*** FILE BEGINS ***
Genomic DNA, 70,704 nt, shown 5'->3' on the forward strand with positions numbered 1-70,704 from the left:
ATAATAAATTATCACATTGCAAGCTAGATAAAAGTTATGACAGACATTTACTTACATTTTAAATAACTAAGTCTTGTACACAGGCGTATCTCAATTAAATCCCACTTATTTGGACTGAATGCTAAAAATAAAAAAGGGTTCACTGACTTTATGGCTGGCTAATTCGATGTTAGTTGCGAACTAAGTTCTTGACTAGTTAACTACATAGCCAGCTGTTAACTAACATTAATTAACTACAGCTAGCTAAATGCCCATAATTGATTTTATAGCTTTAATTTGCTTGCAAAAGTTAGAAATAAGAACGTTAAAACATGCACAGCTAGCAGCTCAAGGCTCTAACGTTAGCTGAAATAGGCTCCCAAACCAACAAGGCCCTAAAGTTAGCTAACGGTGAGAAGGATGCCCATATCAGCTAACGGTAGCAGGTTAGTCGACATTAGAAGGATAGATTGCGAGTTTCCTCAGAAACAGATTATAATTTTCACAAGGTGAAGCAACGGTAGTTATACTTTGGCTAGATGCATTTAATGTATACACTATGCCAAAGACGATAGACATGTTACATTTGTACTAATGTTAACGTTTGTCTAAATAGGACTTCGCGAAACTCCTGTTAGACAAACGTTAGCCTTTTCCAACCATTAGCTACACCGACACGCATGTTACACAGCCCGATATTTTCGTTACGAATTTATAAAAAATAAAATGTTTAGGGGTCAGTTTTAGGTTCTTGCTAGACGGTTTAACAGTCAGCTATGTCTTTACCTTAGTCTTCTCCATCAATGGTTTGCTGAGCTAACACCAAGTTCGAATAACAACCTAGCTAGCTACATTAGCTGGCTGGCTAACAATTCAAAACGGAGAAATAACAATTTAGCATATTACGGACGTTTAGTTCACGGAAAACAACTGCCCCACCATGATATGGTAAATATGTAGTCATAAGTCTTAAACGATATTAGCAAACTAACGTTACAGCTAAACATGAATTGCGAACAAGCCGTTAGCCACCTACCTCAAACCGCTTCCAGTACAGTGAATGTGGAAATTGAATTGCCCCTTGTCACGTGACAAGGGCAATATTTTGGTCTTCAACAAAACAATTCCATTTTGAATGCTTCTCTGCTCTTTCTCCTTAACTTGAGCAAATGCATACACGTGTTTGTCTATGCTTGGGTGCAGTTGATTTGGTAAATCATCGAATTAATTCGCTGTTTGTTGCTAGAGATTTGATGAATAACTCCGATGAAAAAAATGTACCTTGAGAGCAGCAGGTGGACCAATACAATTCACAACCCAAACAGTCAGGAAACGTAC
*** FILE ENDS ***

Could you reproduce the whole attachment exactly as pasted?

Genomic DNA, 70,704 nt, shown 5'->3' on the forward strand with positions numbered 1-70,704 from the left:
ATAATAAATTATCACATTGCAAGCTAGATAAAAGTTATGACAGACATTTACTTACATTTTAAATAACTAAGTCTTGTACACAGGCGTATCTCAATTAAATCCCACTTATTTGGACTGAATGCTAAAAATAAAAAAGGGTTCACTGACTTTATGGCTGGCTAATTCGATGTTAGTTGCGAACTAAGTTCTTGACTAGTTAACTACATAGCCAGCTGTTAACTAACATTAATTAACTACAGCTAGCTAAATGCCCATAATTGATTTTATAGCTTTAATTTGCTTGCAAAAGTTAGAAATAAGAACGTTAAAACATGCACAGCTAGCAGCTCAAGGCTCTAACGTTAGCTGAAATAGGCTCCCAAACCAACAAGGCCCTAAAGTTAGCTAACGGTGAGAAGGATGCCCATATCAGCTAACGGTAGCAGGTTAGTCGACATTAGAAGGATAGATTGCGAGTTTCCTCAGAAACAGATTATAATTTTCACAAGGTGAAGCAACGGTAGTTATACTTTGGCTAGATGCATTTAATGTATACACTATGCCAAAGACGATAGACATGTTACATTTGTACTAATGTTAACGTTTGTCTAAATAGGACTTCGCGAAACTCCTGTTAGACAAACGTTAGCCTTTTCCAACCATTAGCTACACCGACACGCATGTTACACAGCCCGATATTTTCGTTACGAATTTATAAAAAATAAAATGTTTAGGGGTCAGTTTTAGGTTCTTGCTAGACGGTTTAACAGTCAGCTATGTCTTTACCTTAGTCTTCTCCATCAATGGTTTGCTGAGCTAACACCAAGTTCGAATAACAACCTAGCTAGCTACATTAGCTGGCTGGCTAACAATTCAAAACGGAGAAATAACAATTTAGCATATTACGGACGTTTAGTTCACGGAAAACAACTGCCCCACCATGATATGGTAAATATGTAGTCATAAGTCTTAAACGATATTAGCAAACTAACGTTACAGCTAAACATGAATTGCGAACAAGCCGTTAGCCACCTACCTCAAACCGCTTCCAGTACAGTGAATGTGGAAATTGAATTGCCCCTTGTCACGTGACAAGGGCAATATTTTGGTCTTCAACAAAACAATTCCATTTTGAATGCTTCTCTGCTCTTTCTCCTTAACTTGAGCAAATGCATACACGTGTTTGTCTATGCTTGGGTGCAGTTGATTTGGTAAATCATCGAATTAATTCGCTGTTTGTTGCTAGAGATTTGATGAATAACTCCGATGAAAAAAATGTACCTTGAGAGCAGCAGGTGGACCAATACAATTCACAACCCAAACAGTCAGGAAACGTAC